WINNER: TOP 25 LIBERTARIAN FILMS
A young Pakistani immigrant and his English boyfriend overcome all obstacles to launch a fabulous laundromat. Credits for My Beautiful Laundrette: [Dir: Stephen Frears/ Saeed Jaffrey, Roshan Seth, Daniel Day-Lewis/ 97 min/ Comedy, Romance/ Pro-Capitalism, Individualism & Independence]
Enter the broken world of lower-class post-Industrial urban England, circa 1980. Unemployment is high. English hooligans hang around the streets, harassing passers-by and committing petty crimes. It is a place without hope or opportunity. After decades of living under enlightened central planning, the population has lost its mojo. What’s needed is some entrepreneurial spirit, and it comes, ironically, from a family of Pakistani immigrants who are determined to claw their way up, by any means necessary.
Omar, a young man from this family, is given a failing laundromat to operate, but he can’t manage it all by himself. He happens to run across Johnny, an English former schoolmate turned street criminal. Johnny is young and strong, just the type he needs to help with the laundromat, so Omar hires him, despite family objections. Yes, it is an unlikely union — the two are divided by race and social class — but market forces unleashed by Thatcher are starting to undermine the power of those divisions. That point comes up again, and even more explicitly, when Omar’s uncle, Nasser, evicts a penniless Pakistani from his apartment, and Johnny expresses surprise at the lack of racial loyalty. Nasser replies: “I’m a professional businessman, not a professional Pakistani. There is no question of race in the new enterprise culture.” Making money is the great unifier.
It’s also the great liberator, though only Omar seems to know it. Nasser sees in Omar someone whose life he can mold in the traditional fashion, even down to choosing Omar’s wife. Meanwhile, Omar’s father, a socialist intellectual, who lays in bed all day mulling over his past success as a writer, keeps pushing Omar to go to college and become a politician, journalist, or trade union leader. What neither of them realize is that Omar has his own plans, and that his success in business and increasing pride and self-confidence is freeing him to follow his own path. And the comedic cherry on the cake is that they haven’t a clue Omar is gay and in a relationship with, of all people…Johnny.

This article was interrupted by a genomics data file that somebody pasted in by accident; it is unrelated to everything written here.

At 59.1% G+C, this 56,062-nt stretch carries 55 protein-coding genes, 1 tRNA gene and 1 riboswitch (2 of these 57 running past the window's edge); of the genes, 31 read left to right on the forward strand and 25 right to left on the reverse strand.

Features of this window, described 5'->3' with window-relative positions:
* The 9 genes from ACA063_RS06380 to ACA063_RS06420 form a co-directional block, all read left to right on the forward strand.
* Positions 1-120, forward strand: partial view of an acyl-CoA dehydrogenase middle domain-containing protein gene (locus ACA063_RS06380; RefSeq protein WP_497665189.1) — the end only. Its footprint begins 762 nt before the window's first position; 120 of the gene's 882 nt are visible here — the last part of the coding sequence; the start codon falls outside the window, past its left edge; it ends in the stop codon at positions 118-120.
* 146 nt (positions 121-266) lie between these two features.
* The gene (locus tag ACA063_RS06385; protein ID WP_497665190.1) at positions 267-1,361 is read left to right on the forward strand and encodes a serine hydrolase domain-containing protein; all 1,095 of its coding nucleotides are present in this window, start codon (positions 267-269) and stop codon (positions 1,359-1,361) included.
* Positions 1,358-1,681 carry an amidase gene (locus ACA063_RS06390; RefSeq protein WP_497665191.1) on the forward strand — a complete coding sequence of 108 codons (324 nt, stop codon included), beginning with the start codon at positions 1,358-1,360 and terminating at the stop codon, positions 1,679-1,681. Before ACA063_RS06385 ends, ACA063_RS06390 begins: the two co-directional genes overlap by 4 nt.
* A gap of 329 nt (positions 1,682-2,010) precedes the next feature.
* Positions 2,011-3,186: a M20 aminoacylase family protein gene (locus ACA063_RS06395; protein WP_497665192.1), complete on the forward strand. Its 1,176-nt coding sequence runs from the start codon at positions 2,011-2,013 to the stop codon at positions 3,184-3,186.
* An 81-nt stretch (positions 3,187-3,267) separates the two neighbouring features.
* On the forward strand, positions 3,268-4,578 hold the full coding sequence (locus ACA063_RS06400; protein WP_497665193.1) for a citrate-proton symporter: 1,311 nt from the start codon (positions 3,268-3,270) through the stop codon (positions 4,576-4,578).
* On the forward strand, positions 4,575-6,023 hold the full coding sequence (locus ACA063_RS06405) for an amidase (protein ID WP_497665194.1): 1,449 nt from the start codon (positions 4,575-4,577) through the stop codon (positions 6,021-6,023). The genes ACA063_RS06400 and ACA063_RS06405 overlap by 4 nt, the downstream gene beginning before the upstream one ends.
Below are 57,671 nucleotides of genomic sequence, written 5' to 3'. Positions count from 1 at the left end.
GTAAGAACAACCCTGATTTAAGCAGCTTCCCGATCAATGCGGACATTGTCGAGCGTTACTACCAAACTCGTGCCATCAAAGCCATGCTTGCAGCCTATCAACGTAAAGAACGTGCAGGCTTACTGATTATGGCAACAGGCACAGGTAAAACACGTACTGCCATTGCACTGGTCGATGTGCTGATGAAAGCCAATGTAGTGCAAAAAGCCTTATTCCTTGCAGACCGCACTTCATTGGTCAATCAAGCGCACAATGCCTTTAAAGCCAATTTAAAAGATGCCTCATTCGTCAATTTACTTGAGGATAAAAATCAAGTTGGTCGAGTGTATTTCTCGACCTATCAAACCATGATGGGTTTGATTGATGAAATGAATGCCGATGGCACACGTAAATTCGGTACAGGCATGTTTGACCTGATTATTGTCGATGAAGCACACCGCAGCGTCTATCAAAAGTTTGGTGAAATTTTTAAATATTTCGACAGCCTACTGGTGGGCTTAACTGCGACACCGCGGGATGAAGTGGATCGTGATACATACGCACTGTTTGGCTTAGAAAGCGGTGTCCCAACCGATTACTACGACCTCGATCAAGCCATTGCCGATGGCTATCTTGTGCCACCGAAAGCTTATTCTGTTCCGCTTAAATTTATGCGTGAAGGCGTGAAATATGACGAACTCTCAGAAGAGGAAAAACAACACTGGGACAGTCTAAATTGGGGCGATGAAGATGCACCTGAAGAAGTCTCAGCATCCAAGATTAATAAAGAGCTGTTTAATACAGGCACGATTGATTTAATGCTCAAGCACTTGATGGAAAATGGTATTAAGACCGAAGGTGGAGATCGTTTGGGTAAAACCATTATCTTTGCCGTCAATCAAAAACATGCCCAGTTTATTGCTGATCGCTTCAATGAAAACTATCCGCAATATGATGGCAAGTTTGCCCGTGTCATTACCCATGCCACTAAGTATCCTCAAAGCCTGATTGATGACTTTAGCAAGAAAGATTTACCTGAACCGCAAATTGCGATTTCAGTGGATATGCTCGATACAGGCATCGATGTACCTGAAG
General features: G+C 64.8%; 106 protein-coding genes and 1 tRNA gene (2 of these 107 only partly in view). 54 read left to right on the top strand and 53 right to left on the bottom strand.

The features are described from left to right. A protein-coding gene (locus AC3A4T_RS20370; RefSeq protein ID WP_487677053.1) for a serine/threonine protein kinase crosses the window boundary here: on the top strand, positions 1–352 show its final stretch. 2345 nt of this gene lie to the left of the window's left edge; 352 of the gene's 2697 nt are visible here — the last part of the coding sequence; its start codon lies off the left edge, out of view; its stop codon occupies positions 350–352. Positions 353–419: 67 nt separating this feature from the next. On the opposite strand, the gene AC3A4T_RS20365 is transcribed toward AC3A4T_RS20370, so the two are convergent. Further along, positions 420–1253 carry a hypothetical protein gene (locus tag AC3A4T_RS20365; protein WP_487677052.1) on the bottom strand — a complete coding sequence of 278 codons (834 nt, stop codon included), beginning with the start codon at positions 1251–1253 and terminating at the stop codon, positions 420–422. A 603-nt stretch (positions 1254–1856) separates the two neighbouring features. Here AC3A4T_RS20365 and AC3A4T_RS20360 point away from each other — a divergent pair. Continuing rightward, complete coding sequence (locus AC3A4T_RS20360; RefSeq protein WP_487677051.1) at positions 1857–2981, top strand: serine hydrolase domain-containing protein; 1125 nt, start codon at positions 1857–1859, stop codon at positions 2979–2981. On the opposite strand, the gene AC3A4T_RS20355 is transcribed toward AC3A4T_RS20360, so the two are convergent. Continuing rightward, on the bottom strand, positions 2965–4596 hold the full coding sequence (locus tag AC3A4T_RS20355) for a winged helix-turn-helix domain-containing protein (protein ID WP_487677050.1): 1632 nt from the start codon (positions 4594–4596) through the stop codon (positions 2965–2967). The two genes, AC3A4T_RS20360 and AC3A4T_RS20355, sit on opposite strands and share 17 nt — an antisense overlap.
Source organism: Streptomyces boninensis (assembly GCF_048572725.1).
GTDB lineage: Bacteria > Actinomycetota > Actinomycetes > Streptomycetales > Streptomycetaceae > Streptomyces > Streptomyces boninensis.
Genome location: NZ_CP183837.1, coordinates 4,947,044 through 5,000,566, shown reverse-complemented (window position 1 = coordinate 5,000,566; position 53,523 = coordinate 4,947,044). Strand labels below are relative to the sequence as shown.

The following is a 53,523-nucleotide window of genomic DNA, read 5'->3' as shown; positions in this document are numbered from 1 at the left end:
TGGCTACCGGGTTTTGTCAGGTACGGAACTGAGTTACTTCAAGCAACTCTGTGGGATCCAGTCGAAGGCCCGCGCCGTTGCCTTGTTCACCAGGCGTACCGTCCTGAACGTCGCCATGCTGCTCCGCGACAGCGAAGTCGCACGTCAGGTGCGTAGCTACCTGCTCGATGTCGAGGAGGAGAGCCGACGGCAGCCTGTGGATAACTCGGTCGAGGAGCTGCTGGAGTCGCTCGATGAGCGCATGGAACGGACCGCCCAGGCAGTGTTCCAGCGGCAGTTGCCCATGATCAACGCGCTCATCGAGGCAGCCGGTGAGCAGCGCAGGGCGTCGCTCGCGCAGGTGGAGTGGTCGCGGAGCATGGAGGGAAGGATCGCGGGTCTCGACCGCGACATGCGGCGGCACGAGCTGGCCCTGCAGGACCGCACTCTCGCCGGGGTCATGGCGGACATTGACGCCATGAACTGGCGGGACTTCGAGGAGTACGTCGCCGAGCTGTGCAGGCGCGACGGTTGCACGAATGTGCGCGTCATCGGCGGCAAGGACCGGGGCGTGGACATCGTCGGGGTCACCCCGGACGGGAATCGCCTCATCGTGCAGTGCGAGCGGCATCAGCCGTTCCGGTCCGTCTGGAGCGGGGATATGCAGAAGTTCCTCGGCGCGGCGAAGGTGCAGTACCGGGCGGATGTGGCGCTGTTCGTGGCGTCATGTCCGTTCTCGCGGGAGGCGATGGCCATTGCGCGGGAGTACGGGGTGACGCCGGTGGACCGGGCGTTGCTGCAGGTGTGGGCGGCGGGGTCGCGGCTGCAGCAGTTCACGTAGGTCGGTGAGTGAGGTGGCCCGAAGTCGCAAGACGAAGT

My only objection to this film is its rather cynical view of drug dealing and theft. In one scene Omar and Johnny sell some drugs to raise capital for the laundromat, and when someone related to the dealing demands money, they commit theft. It’s all treated as a one-time thing, I suppose to demonstrate their commitment to success, but it wasn’t necessary to the main plot and it undermines both their likability and the otherwise strong libertarian current running through events.
This film scored a rare 100% critics approval rating on Rotten Tomatoes. It’s a quirky drama-comedy, with a gay romance sub-plot, probably not for everyone, but the people who like it, really like it.
External Reviews of My Beautiful Laundrette
“The spirit of free enterprise underpins the Hanif Kureishi-scripted, Stephen Frears-directed comedy…My Beautiful Laundrette was a teasing provocation to the mindset of the 70s old left.”
“My Beautiful Laundrette proposes a liberal-libertarian ‘politics of irony’ that has a relationship of flat rejection towards traditional forms of left politics grounded in class. Indeed, it might be argued that the main zone of its political engagement lies in the conflict between residual, welfarist traditions of liberalism and a libertarian politics which, licensed by Thatcherism, is seeking an exit from this increasingly defunct social democracy.”
–Visions of England: Class and Culture in Contemporary Cinema
“What’s interesting about this film is that novelist/screenwriter Hanif Kureishi thought he was making a savage indictment of Thatcherite capitalism. But to me, the good characters in the movie — white and Pakistani, gay and straight — are the ones who work for a living, and the bad characters are clearly the whining socialist immigrant intellectual, who doesn’t like his son opening a small business, and the British thugs who try to intimidate the young Pakistani businessman. My favorite line: The enterprising brother of the layabout intellectual takes a young working-class Briton with him to evict some deadbeat tenants. The young Brit suggests that it’s surprising the Pakistani businessman would be evicting people of color. And the businessman says, ‘I’m a professional businessman, not a professional Pakistani. There is no question of race in the new enterprise culture.’ I think Kureishi thinks that’s a bad attitude. The joke’s on him.”
–David Boaz, Cato Institute